WRECKAGE AND IMPACT INFORMATION
Examination of the accident site revealed broken power poles and tangled high power lines about 30 feet east of Utah highway SR-12. The power lines were about 100 feet in height. The first identified point of contact (FIPC) was one of the top power wires, of a group of 5 power lines. Two grounding wires smaller in diameter were on top and three wires carrying about 69,000 volts were about 8 feet lower. There was a small discoloration on the top (west side) wire.
The main wreckage was located about 200 feet down a slope off the east side of the highway. The right wing was detached and located on the highway near the FIPC. The wreckage debris path originated near the area of the wire strike and extended to where the main wreckage was located. The wreckage debris was located within 300 feet from the point of impact. The fuselage, left wing and engine were located down the hill. The wreckage came to rest inverted on a heading of about 310 degrees magnetic. The measured elevation for the accident site was about 6,217 feet, mean sea level.
The right wing was separated from the fuselage at the wing root area. The wing exhibited a large impact compression in the middle portion of the leading edge of the wing, which crushed most of the wing. Rub marks nearly perpendicular to the wing and arcing were observed. Two arcing holes, with black color around them, were observed on the wing skin bottom.
The fuselage came to rest inverted and the left wing remained attached. The left wing exhibited leading edge and wing tip damage.
The left and right stabilizers, rudder, and vertical stabilizer were separated from the fuselage but still attached by their respective flight control cables. The elevator trim tab cable was severed.
Flight control continuity with the attached control cables was established to the cockpit controls.
The engine remained partially attached to the fuselage and several mounts were found fractured. All engine accessories remained attached to the engine via their respective mounts with the exception of the carburetor, which was separated.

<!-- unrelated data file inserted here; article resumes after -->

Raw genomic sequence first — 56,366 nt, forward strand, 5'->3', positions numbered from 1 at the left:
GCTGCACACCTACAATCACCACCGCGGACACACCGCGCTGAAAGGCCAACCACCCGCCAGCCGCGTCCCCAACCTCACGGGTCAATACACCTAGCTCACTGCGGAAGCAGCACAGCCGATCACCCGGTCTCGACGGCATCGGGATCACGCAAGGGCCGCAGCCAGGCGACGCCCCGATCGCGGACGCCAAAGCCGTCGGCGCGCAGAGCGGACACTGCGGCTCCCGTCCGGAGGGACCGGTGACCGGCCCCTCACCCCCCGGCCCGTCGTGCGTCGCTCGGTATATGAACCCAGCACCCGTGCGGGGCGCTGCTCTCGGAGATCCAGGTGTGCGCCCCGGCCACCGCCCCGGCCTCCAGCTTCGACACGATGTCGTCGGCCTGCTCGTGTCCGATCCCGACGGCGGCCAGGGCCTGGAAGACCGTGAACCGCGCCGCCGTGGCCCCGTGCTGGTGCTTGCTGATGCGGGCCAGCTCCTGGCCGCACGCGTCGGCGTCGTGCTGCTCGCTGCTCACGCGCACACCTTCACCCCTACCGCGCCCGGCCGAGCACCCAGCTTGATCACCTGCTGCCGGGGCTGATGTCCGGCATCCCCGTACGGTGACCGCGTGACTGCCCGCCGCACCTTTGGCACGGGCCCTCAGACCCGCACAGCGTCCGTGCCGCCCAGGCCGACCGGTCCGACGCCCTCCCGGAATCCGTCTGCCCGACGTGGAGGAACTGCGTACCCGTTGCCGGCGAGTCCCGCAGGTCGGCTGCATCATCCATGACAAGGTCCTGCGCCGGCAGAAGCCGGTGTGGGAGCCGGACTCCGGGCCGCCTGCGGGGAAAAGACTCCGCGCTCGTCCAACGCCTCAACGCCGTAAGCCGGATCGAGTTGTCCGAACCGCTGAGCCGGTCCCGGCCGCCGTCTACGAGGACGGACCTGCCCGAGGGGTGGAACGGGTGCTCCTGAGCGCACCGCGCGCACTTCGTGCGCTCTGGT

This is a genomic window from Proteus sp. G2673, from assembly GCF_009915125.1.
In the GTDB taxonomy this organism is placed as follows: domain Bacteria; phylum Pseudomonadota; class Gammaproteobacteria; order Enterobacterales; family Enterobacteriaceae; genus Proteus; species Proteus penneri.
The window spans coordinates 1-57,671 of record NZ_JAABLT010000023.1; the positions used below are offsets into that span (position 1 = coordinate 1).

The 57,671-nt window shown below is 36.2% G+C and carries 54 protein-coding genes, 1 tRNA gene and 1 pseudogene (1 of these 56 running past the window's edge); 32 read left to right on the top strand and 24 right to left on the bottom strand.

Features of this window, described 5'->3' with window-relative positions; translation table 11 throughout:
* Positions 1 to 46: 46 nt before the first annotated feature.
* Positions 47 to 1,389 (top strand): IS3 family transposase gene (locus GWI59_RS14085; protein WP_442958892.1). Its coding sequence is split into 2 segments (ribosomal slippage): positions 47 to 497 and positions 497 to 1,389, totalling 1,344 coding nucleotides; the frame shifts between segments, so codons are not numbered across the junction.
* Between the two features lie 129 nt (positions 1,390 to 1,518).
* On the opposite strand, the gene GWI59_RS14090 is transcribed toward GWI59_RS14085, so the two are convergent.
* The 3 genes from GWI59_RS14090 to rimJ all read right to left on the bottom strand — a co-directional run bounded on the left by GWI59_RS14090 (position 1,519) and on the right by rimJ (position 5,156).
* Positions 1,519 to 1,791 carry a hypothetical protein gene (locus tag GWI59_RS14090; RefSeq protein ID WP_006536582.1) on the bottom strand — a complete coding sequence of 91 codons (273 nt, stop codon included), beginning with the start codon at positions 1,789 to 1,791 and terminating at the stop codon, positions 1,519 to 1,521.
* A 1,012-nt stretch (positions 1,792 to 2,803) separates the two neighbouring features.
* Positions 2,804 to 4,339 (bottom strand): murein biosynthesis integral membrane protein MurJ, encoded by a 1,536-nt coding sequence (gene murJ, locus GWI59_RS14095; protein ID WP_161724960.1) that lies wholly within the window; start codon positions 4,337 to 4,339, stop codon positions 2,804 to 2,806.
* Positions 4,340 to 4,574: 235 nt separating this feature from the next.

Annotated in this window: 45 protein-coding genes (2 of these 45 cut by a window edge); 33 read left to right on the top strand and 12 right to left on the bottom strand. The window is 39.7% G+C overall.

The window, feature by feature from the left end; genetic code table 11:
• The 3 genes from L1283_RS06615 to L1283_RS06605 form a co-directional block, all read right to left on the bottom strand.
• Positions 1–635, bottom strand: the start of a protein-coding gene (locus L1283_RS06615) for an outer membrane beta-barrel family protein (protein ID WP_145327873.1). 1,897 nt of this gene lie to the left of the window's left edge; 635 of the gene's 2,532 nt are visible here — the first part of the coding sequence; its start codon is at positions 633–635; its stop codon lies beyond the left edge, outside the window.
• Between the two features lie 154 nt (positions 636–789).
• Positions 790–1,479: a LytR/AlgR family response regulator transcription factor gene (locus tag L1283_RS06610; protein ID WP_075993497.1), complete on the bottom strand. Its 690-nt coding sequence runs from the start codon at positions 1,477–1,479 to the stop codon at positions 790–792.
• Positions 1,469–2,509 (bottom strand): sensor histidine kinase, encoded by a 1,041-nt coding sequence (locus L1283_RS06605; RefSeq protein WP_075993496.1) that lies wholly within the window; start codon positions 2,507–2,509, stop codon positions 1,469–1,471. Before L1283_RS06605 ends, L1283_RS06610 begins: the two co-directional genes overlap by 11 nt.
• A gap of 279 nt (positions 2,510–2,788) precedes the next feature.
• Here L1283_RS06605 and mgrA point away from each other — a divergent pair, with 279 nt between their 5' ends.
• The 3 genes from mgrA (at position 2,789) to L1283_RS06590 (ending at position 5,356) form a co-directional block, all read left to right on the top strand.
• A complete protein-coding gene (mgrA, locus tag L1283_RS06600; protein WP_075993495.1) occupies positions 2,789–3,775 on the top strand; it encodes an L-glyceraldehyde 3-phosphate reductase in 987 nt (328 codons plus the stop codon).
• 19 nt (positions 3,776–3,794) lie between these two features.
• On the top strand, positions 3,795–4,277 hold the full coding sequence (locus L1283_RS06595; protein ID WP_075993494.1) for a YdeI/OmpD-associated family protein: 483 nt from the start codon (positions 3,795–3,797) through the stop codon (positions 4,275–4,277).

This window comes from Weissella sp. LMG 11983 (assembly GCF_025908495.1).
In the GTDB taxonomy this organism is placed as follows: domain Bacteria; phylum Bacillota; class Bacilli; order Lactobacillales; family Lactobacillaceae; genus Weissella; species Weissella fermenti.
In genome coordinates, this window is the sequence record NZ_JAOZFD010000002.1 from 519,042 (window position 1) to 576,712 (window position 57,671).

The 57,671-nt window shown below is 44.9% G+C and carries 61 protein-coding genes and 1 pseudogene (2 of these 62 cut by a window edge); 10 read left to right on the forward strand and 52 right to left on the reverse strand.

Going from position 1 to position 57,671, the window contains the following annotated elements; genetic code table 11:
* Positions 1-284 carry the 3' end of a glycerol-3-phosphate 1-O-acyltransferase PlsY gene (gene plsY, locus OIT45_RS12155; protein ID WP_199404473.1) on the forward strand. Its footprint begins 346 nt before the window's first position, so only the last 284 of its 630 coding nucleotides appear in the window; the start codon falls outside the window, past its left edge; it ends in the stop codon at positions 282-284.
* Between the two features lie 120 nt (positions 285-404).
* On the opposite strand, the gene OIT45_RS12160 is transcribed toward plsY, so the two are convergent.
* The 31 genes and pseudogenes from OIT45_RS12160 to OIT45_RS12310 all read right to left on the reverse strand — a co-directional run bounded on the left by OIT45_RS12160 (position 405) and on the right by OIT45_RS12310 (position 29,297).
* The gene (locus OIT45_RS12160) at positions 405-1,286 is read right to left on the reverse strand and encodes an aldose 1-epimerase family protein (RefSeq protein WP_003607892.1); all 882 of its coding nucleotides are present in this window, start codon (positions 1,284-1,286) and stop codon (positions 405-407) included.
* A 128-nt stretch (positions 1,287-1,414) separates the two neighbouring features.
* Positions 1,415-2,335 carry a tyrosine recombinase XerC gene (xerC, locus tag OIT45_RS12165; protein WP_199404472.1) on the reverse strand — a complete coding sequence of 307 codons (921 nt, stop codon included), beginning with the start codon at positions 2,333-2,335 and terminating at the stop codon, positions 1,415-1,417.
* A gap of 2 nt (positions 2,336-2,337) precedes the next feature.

A postaccident examination of the airframe and engine revealed no evidence of mechanical anomaly or failures that would have precluded normal operation.
MEDICAL AND PATHOLOGICAL INFORMATION
The Utah county coroner conducted an autopsy on the pilot on January 20, 2013. The medical examiner determined that the cause of death was blunt force injuries.
The FAA's Civil Aeromedical Institute (CAMI) in Oklahoma City, Oklahoma, performed toxicology tests on the pilot. According to CAMI's report, carbon monoxide, cyanide, volatiles, and drugs were tested, and had negative results.
TESTS AND RESEARCH
A Lowrance Airmap 1000, portable navigation device, was located at the accident site and sent to the National Transportation Safety Board Vehicle Recorder Laboratory for examination. No data relating to the accident flight was found on this device.
An examination of the recovered airframe and engine was conducted on February 6, 2013, at the facilities of Air Transport in Phoenix, Arizona. No evidence of preimpact mechanical malfunction was noted during the examination of the recovered airframe and engine. Reference the examination report filed in the public docket, for additional details.
History of Flight
Low altitude operation/event
Controlled flight into terr/obj (CFIT) (Defining event)
Other Aircraft Rating(s):
Second Pilot Present:
Class 3 With Waivers/Limitations
Last FAA Medical Exam:
Last Flight Review or Equivalent:
(Estimated) 2500 hours (Total, all aircraft)
Aircraft and Owner/Operator Information
Year of Manufacture:
Landing Gear Type:
Date/Type of Last Inspection:
Certified Max Gross Wt.:
Time Since Last Inspection:
Airframe Total Time:
C91 installed, activated, did not aid in locating accident
Operating Certificate(s) Held:
Meteorological Information and Flight Plan
Conditions at Accident Site:
Condition of Light:
Observation Facility, Elevation:
KBCE, 7590 ft msl
Distance from Accident Site:
40 Nautical Miles
Direction from Accident Site:
Lowest Cloud Condition:
Turbulence Type Forecast/Actual:
Turbulence Severity Forecast/Actual:
30.38 inches Hg
2°C / -11°C
Precipitation and Obscuration:
No Obscuration; No Precipitation
Escalante, UT (1L7)
Type of Flight Plan Filed:
Escalante, UT (1L7)
Type of Clearance:
Type of Airspace:
Wreckage and Impact Information
37.828333, -111.411111 (est)
Investigator In Charge (IIC):
Albert P Nixon
Additional Participating Persons:
Kent Gibbons; FAA; Salt Lake City, UT
Richardo Arsensio; Cessna; Wichita, KS